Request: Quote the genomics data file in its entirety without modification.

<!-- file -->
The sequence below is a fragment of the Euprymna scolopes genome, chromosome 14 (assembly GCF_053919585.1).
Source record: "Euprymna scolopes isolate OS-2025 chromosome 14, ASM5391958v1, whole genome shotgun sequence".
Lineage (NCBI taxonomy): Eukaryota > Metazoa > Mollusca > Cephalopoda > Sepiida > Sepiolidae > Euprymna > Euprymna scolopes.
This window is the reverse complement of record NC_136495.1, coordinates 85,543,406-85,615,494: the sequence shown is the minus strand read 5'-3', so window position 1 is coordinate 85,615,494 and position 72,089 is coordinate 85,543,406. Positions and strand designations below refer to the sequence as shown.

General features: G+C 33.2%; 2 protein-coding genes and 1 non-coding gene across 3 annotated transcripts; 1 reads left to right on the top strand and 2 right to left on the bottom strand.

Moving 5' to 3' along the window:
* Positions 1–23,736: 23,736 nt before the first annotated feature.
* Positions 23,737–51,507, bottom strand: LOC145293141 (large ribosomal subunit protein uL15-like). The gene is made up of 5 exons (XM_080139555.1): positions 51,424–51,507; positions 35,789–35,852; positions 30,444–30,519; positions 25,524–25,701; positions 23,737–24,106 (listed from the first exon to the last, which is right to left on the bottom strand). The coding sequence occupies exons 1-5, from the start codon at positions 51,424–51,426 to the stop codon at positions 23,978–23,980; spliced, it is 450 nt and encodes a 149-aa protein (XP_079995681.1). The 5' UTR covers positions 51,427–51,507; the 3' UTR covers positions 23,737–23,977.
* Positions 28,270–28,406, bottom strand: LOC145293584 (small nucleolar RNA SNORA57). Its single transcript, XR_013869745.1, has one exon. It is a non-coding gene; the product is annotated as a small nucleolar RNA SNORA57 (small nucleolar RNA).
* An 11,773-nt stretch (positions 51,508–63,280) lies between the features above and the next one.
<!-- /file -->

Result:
The sequence below is a fragment of the Euprymna scolopes genome, chromosome 14 (assembly GCF_053919585.1).
Source record: "Euprymna scolopes isolate OS-2025 chromosome 14, ASM5391958v1, whole genome shotgun sequence".
Lineage (NCBI taxonomy): Eukaryota > Metazoa > Mollusca > Cephalopoda > Sepiida > Sepiolidae > Euprymna > Euprymna scolopes.
This window is the reverse complement of record NC_136495.1, coordinates 85,543,406-85,615,494: the sequence shown is the minus strand read 5'-3', so window position 1 is coordinate 85,615,494 and position 72,089 is coordinate 85,543,406. Positions and strand designations below refer to the sequence as shown.

General features: G+C 33.2%; 2 protein-coding genes and 1 non-coding gene across 3 annotated transcripts; 1 reads left to right on the top strand and 2 right to left on the bottom strand.

Moving 5' to 3' along the window:
* Positions 1–23,736: 23,736 nt before the first annotated feature.
* Positions 23,737–51,507, bottom strand: LOC145293141 (large ribosomal subunit protein uL15-like). The gene is made up of 5 exons (XM_080139555.1): positions 51,424–51,507; positions 35,789–35,852; positions 30,444–30,519; positions 25,524–25,701; positions 23,737–24,106 (listed from the first exon to the last, which is right to left on the bottom strand). The coding sequence occupies exons 1-5, from the start codon at positions 51,424–51,426 to the stop codon at positions 23,978–23,980; spliced, it is 450 nt and encodes a 149-aa protein (XP_079995681.1). The 5' UTR covers positions 51,427–51,507; the 3' UTR covers positions 23,737–23,977.
* Positions 28,270–28,406, bottom strand: LOC145293584 (small nucleolar RNA SNORA57). Its single transcript, XR_013869745.1, has one exon. It is a non-coding gene; the product is annotated as a small nucleolar RNA SNORA57 (small nucleolar RNA).
* An 11,773-nt stretch (positions 51,508–63,280) lies between the features above and the next one.